# Normals

In which you learn how to describe the direction a surface faces.

Pick up a book and hold it under a nearby light source. Rotate the book around. When does the cover of the book appear brightest? When does the cover appear darkest?

When the cover is facing exactly toward the light source, its surface is brightest. When the cover is facing to the side or away from the light source, its surface is not illuminated by the light source at all—at least not directly. To recreate the lighting that you see in nature, you must come up with a scheme for measuring how much a surface is facing a light source.

In computer graphics, you describe which direction a surface faces with a normal vector. Explore how this triangle's illumination changes with respect to its normal and the yellow light source as you rotate the triangle:

Click and drag on the triangle to rotate just it. Click and drag on the background to rotate the whole scene.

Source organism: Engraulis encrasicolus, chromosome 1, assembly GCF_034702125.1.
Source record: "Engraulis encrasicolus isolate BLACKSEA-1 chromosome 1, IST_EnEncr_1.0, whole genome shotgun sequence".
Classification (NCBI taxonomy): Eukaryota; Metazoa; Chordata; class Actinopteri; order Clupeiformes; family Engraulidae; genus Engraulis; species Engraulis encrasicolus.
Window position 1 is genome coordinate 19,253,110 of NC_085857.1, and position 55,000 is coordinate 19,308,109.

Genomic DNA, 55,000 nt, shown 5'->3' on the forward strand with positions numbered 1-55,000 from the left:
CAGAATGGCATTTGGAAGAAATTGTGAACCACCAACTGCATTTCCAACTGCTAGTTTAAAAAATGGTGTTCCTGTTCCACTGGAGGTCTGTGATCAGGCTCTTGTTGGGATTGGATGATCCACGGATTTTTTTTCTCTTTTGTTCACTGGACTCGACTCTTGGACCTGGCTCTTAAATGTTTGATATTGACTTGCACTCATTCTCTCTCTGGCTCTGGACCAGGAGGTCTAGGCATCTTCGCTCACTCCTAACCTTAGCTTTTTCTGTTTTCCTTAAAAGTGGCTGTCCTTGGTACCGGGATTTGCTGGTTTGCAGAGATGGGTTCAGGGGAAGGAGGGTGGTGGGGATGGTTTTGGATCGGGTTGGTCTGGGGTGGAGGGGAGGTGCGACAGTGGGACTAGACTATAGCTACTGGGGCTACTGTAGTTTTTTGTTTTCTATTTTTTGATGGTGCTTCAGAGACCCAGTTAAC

Altering a triangle's appearance based on its relationship to light sources is called shading. The work of shading is performed in a shader, which explains its name.

For simple shapes, you can reason out what the normals should be. For example, the normals on the right face of a cube point right. For more complex shapes, like a two-headed Tyrannosaurus Rex, you will want to compute normals with an algorithm. You will write that algorithm in a future chapter. For the time being, you'll stick to simple shapes.

Normals should always have a magnitude of 1. This will simplify later calculations. If you have a normal stored in a Vector3, you can normalize it with the method you wrote earlier:

normal = normal.normalize();

The term "normal" is overloaded. A normalized vector has unit length. A normal vector is a vector perpendicular to a surface—and it also happens to be normalized.